Said Carney, Inflation? Whatever
Our mandate requires we endeavor
To help England grow
When it’s apropos
Its fortunate we are quite clever
The pound is higher this morning although I’m not sure I get the rationale. Carney, in his first Quarterly Inflation Report (QIR), explained that the BOE’s inflation mandate was really quite flexible. In other words, he doesn’t really care about it at all. Right now growth is the focus and to that end he promised that until Unemployment falls to 7.0%, the MPC won’t even consider cutting back on QE. And when it reaches that level, they will simply reassess the situation to determine what they think is best at that point. And what of inflation? The fact that it remains well above the 2.0% target and has been there essentially since March, 2006 (with just two blips lower) simply is not relevant in the discussion. As UK GDP has not yet attained its pre-crisis levels, Carney is going all in to insure growth is sustainable going forward. So monetary policy in the UK is going to remain on the ultra-ease setting for many months to come.
At the same time, two Fed speakers yesterday, Lockhart and Evans, both were on the tape saying that the ‘taper’ could begin as soon as September. While Lockhart has been modestly on the hawkish side, Evans is a confirmed dove and to have him agreeing with a reduction in QE likely means that it is coming soon. It has become increasingly apparent that the FOMC is uncomfortable with a Fed balance sheet that has reached $3.6 Trillion in size and Chairman Ben wants to get the unwinding process started before he leaves.
Now if we combine these two stories, imminent tightening by the Fed and a medium-term promise of no tightening by the BOE one might expect the pound to suffer a bit. However, once again the perversity of the FX markets shows through and instead we see the pound higher. I wish I had a good explanation for that, but alas, I just don’t know. Arguably positioning ahead of the QIR has played an important role in the move, but for now, it seems momentum favors a continuation to at least 1.5540 and perhaps as high as 1.5750.
Elsewhere in the G3, the yen has been strengthening further, trading below 97 overnight as the BOJ heads into its 2-day meeting tonight. There is no expectation for the BOJ to ease further now and surveys point to no expectations for any policy adjustment until next April or May. The 2.0% inflation target remains far from the current readings, but it seems that the market is more focused on the fiscal picture and Abe’s regulatory efforts rather than more BOJ activity. That’s not to say that buying ￥7 Trillion/month is not significant activity, its just already factored into the price. While my long term view remains a much weaker yen, the shorter term picture is far less clear. Could we trade back to 94-95? Clearly that is viable. However, if I were a yen recievables hedger, I would see that as a golden opportunity to manage my risk.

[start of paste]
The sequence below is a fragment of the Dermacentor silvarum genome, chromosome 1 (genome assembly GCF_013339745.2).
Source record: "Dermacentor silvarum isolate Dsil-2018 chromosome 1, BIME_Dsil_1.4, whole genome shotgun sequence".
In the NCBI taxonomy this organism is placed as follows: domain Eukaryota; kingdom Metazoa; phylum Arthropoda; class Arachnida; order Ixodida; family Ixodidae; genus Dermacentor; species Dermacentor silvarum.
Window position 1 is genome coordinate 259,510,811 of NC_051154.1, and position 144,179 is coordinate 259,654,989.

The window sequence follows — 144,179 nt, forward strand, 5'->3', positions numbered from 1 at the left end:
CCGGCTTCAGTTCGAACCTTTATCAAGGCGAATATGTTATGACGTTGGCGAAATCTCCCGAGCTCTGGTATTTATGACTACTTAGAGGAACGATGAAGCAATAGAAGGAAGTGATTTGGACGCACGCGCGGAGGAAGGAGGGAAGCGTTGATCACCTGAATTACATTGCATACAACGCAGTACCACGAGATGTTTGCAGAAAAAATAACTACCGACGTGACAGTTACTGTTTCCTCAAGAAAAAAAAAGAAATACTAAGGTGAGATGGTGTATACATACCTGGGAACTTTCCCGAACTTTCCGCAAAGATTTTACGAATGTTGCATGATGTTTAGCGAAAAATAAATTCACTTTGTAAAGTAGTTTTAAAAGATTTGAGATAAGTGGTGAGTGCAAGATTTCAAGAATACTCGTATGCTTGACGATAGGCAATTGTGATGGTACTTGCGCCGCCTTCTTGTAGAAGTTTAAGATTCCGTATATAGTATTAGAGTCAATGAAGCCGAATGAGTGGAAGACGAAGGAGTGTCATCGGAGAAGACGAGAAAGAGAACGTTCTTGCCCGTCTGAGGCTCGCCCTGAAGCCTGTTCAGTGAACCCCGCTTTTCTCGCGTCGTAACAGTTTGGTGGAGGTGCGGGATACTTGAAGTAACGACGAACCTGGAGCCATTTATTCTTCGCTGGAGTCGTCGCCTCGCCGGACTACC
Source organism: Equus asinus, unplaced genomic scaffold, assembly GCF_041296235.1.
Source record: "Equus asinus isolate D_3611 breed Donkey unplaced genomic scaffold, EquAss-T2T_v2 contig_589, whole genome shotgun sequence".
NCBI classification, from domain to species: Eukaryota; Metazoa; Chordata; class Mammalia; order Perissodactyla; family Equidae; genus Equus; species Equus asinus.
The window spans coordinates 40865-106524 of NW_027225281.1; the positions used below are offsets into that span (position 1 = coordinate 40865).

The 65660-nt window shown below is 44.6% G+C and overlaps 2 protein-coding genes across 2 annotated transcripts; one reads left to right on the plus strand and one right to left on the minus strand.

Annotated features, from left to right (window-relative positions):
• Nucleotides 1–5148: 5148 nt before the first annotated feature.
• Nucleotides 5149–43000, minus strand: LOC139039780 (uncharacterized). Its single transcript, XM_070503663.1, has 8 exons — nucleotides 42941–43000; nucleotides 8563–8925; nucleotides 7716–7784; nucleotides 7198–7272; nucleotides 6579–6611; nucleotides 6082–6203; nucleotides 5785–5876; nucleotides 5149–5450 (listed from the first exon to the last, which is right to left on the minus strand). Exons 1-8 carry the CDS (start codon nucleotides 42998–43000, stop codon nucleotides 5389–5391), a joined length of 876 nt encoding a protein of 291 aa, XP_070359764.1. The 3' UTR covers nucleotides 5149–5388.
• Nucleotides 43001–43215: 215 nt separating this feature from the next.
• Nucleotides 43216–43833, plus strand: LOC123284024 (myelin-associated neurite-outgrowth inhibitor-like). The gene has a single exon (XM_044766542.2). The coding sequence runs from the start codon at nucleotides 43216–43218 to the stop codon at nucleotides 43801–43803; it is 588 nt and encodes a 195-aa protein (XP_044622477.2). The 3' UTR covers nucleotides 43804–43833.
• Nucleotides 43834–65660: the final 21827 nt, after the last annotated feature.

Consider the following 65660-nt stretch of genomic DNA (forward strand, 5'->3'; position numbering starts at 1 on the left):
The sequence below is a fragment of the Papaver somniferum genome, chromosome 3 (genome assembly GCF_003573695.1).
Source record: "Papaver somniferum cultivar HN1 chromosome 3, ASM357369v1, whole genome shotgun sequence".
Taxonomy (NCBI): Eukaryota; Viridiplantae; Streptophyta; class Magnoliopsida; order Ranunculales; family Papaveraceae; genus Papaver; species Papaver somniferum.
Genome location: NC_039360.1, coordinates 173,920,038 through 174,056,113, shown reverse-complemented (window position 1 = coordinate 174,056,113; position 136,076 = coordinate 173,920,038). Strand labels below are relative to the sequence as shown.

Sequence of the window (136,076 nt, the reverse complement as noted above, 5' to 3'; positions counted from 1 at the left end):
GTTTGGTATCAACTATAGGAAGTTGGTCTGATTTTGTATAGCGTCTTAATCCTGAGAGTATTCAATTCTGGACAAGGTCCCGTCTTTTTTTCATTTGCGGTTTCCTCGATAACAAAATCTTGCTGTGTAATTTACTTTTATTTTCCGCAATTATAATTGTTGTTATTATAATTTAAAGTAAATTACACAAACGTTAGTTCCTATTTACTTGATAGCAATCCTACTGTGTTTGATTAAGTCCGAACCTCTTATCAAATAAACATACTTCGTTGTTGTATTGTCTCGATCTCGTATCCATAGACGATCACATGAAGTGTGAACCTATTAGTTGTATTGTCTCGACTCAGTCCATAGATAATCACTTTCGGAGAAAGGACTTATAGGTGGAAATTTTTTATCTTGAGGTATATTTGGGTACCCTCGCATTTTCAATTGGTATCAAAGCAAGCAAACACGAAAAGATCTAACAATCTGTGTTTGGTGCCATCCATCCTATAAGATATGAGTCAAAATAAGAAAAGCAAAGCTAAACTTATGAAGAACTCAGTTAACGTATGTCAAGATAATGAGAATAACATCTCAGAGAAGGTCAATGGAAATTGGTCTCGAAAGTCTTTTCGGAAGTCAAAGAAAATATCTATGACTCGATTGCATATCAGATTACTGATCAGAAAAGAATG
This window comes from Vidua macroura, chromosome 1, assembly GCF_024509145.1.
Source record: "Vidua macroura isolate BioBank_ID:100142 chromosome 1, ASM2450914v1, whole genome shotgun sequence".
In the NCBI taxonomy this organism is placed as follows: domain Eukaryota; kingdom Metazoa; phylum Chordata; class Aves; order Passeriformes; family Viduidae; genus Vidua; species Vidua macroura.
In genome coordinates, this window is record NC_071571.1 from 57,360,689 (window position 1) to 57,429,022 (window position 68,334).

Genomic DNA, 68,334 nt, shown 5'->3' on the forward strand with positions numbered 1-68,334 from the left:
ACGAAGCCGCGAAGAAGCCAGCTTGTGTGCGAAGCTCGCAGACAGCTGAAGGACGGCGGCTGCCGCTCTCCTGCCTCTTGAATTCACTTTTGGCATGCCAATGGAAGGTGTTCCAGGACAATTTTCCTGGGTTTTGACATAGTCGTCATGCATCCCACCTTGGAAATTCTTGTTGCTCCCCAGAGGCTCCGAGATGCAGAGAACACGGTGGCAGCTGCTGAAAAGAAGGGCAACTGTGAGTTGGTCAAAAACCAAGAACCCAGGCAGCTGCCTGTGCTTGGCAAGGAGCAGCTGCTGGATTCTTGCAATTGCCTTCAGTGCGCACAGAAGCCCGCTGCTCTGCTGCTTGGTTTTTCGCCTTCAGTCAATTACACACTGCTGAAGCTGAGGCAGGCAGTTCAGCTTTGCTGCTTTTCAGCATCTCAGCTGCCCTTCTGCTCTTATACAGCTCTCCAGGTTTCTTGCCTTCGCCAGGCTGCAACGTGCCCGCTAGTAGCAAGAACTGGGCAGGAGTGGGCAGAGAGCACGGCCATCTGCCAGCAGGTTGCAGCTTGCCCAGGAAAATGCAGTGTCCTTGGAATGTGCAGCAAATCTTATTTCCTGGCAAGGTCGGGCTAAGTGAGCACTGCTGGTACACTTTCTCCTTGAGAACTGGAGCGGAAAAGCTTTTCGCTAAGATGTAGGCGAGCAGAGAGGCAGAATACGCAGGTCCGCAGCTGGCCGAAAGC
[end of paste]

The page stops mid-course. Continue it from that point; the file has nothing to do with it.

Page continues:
The euro is the least interesting major today, little changed despite more good news from Germany (IP +2.4% in June). As we are just in the beginning of August and holidays are rampant throughout the Continent, I expect there to be little in the way of new news to drive things here for several weeks yet.
But while the dollar has suffered vs. the pound and the yen, it has rallied vs. the AUD ahead of the Australian labor report tomorrow. That report is expected to show a rise in the Unemployment Rate to 5.8%, which would be its highest since January 2010. We continue to see the INR decline, although it has not yet reached the historic lows set earlier this week. The new RBI Governor, Raghuram Rahan, will have his work cut out for him to try to get India back on track when he starts on September 5. BRL remains a mess, still hovering at the 2.30 level as the Central Bank keeps on trying to prevent any further mishaps there. The bulk of the EMG currencies are a bit weaker this morning, apparently having taken the FedSpeak into account, but movements have not been very large overall.
There is no data of note today in the US, but what we are seeing is lack of liquidity having a real impact on price action. The key to managing risk in this type of market is to leave orders at a comfortable level. This demands patience. So be certain you (and your management) have that if necessary.